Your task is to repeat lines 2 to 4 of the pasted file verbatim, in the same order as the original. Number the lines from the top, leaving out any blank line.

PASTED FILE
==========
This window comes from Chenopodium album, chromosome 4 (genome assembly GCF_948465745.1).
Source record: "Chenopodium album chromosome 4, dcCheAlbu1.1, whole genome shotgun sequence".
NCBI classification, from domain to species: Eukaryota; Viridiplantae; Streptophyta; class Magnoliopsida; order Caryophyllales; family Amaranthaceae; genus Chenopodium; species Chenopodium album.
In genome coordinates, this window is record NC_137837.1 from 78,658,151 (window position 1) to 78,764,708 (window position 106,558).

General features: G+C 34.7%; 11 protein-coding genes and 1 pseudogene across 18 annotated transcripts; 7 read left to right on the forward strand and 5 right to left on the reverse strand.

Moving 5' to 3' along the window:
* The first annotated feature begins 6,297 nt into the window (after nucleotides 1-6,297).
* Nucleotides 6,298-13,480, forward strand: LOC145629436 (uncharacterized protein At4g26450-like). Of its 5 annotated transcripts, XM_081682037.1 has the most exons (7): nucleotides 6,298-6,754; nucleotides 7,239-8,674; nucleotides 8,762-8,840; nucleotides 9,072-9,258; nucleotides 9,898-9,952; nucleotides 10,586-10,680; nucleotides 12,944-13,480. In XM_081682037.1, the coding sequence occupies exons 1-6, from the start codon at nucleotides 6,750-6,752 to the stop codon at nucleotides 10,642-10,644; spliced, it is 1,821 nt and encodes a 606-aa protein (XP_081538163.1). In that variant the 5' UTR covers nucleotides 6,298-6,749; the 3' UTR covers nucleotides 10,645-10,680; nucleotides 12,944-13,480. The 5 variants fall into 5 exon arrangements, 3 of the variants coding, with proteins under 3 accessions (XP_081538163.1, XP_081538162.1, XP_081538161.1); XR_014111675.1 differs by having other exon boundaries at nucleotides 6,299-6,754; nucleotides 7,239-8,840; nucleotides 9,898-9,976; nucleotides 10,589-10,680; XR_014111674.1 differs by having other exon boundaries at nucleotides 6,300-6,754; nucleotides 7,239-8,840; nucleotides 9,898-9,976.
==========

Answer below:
Source record: "Chenopodium album chromosome 4, dcCheAlbu1.1, whole genome shotgun sequence".
NCBI classification, from domain to species: Eukaryota; Viridiplantae; Streptophyta; class Magnoliopsida; order Caryophyllales; family Amaranthaceae; genus Chenopodium; species Chenopodium album.
In genome coordinates, this window is record NC_137837.1 from 78,658,151 (window position 1) to 78,764,708 (window position 106,558).